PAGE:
The [Friday] Papers
1. He played Lazlo in Real Genius, dated Bruce Springsteen's little sister, saw Zeppelin when they were still Zeppelin, directed Ice Cube in a low-rent rap video, and once found himself in a recording studio with Harry Nillson, Alice Cooper, John Sebastian, Mickey Dolenz, Keith Moon, and, unknowingly, John Lennon. Is Jon Gries the coolest guy ever?
4. Anyone want to apologize to Howard Dean and France yet?
6. It's not popular, but I think Lovie Smith and Kenny Williams are both right.
7. "Hospitalized Hendry Refuses To Take Sick Day."
Refused, or was denied by Tribune Company because he had already taken his sick day this year?
9. "Last year, the Chicago Public Schools counted 10,516 homeless students - a 17 percent increase from the year before," The Law Project of the Chicago Coalition for the Homeless writes to the Sun-Times.
10. And if you scroll down to the paper's second letter today, Alan Alop of Darien proposes enshrining "primolegislature" into law.
12. "Daley press secretary Jackie Heard declined to comment on the people who passed the mayor's petitions four years ago, or to reveal who is doing it this year."
That's because the mayor's business is none of yours.
"Heard referred questions to Greg Goldner, Daley's campaign manager four years ago. Goldner would not comment. Goldner is a political ally of Reyes, the HDO boss."
Reyes referred questions back to Heard. Then Reyes, Heard and Goldner all went out for a drink and had a good laugh about it.
13. "CTA spokeswoman Noelle Gaffney said eliminating conductors back then saved $13 million. Bringing them back just on the subway system today would cost $24 million because the trains run 24 hours. If conductors were returned throughout the system, it would cost $45 million, she said," the Sun-Times reports.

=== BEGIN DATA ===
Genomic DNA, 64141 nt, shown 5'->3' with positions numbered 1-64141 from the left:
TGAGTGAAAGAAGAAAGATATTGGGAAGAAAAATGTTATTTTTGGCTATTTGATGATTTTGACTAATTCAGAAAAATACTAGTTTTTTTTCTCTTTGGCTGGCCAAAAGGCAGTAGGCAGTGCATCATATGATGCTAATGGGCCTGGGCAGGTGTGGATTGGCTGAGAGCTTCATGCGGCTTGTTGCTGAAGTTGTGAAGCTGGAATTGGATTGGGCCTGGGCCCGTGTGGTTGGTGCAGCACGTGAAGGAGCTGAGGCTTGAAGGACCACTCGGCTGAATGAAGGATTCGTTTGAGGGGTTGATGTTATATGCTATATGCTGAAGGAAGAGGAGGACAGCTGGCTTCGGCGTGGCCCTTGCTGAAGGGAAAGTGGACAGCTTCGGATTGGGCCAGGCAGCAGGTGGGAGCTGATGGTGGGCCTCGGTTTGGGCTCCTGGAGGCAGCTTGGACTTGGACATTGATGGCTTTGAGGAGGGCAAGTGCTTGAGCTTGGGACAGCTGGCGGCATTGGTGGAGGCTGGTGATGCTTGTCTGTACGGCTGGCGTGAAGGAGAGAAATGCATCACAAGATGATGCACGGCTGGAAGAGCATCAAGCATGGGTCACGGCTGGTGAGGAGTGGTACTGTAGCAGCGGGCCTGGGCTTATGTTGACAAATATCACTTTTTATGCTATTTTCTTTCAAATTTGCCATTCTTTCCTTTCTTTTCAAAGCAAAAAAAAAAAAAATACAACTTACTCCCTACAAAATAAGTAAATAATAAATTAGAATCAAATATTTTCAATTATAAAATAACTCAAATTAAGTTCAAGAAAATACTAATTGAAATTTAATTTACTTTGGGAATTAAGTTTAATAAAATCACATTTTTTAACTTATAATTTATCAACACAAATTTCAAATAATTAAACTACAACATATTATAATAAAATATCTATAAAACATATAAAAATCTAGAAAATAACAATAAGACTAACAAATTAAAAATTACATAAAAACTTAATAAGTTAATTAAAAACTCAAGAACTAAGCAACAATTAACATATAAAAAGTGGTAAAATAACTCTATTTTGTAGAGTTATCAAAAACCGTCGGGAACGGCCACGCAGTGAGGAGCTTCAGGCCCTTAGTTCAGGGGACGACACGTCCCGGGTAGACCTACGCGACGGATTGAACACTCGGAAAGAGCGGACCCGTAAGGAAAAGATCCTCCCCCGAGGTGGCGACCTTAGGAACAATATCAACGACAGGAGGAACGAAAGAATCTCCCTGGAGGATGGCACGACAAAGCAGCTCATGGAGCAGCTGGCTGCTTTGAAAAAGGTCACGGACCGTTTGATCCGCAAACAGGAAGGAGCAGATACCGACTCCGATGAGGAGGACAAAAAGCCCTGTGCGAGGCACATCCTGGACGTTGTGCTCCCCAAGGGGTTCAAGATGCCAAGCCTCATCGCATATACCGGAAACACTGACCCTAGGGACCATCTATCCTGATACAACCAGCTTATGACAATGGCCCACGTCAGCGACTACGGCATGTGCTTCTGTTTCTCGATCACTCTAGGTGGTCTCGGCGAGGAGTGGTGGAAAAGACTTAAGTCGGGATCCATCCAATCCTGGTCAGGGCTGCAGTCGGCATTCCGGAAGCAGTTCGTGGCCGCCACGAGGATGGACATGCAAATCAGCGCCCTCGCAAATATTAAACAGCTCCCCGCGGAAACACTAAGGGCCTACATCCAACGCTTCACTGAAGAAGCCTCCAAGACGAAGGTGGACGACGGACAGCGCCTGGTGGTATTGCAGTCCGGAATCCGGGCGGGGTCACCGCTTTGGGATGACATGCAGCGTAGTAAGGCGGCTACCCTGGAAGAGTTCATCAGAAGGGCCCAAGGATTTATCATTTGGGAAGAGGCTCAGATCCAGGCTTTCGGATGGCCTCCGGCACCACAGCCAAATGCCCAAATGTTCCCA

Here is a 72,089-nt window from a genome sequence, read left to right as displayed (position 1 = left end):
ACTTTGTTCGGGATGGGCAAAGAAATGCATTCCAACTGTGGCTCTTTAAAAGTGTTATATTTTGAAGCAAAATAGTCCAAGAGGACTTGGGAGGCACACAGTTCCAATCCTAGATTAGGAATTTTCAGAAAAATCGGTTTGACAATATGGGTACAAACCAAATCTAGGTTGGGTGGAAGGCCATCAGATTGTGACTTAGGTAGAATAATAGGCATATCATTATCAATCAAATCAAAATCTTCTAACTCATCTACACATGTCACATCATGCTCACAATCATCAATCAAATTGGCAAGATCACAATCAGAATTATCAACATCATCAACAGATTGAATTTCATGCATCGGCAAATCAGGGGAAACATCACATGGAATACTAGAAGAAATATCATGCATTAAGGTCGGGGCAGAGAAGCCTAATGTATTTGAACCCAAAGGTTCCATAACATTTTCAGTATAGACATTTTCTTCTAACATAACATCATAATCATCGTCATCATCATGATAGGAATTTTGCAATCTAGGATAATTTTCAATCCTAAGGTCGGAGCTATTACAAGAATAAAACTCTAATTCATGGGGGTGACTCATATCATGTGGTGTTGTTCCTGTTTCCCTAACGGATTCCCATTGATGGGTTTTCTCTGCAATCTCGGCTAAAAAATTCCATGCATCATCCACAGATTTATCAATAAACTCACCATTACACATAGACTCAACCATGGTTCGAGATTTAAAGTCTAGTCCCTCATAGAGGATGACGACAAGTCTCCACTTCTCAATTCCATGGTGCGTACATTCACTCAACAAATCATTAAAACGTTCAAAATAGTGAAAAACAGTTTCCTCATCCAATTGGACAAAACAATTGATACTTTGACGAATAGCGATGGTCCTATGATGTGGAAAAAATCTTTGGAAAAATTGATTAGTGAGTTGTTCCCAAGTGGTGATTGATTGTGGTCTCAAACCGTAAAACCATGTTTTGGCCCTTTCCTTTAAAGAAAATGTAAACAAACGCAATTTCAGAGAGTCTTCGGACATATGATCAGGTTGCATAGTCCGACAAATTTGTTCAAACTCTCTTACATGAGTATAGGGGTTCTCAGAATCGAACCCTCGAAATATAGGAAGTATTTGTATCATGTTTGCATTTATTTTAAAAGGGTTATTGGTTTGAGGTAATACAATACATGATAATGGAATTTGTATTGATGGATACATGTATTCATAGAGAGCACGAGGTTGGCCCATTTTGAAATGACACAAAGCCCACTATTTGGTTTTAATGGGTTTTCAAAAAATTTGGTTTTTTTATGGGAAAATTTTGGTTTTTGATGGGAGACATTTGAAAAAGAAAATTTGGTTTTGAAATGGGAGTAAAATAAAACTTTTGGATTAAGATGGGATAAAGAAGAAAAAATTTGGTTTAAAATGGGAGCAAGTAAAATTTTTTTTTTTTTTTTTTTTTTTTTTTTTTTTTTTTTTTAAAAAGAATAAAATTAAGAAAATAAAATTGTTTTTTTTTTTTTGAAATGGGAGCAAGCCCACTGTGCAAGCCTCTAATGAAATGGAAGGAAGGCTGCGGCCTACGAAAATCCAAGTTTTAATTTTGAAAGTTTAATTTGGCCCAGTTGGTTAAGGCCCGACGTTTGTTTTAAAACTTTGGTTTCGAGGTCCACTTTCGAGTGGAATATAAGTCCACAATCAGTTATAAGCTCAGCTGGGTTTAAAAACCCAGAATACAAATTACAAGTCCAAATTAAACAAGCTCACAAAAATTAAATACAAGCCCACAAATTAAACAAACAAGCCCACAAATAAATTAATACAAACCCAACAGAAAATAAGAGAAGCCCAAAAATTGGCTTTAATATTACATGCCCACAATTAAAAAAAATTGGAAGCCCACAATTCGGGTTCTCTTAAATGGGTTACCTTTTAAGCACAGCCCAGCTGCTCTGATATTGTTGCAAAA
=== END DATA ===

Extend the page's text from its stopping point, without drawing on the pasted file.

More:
"The union called Gaffney's figures 'highball' and said it would cost $1.5 million to $2 million to restore 25 conductors on the subways."
If CTA chief Frank Kruesi didn't get on the phone and lock the union into those figures, he ought to be fired.
14. The mayor could restore those conductors for years to come with all the money in his campaign fund he won't need to use.
15. I don't know what's worse, Bill Cosby's hypocritical moralizing or the Tribune editorial board's continuing belief that it is composed of the world's greatest parents.
16. Rich Miller's readers offer up their predictions for who the governor would appoint to replace Barack Obama in the Senate should Obama become president.
My favorite response is from "Leroy": "WTF? Obama is superhuman. He can do both jobs quite easily. No need to 'replace' him."
17. I was surprised this didn't get more attention as well. Jim Levin was a big deal around here for awhile, and a colorful character to boot.
19. Oh, how Chicago journalists love to revel in their mythical history as hard-boiled, no-nonsense reporters! Oh, how the key word is 'mythical'!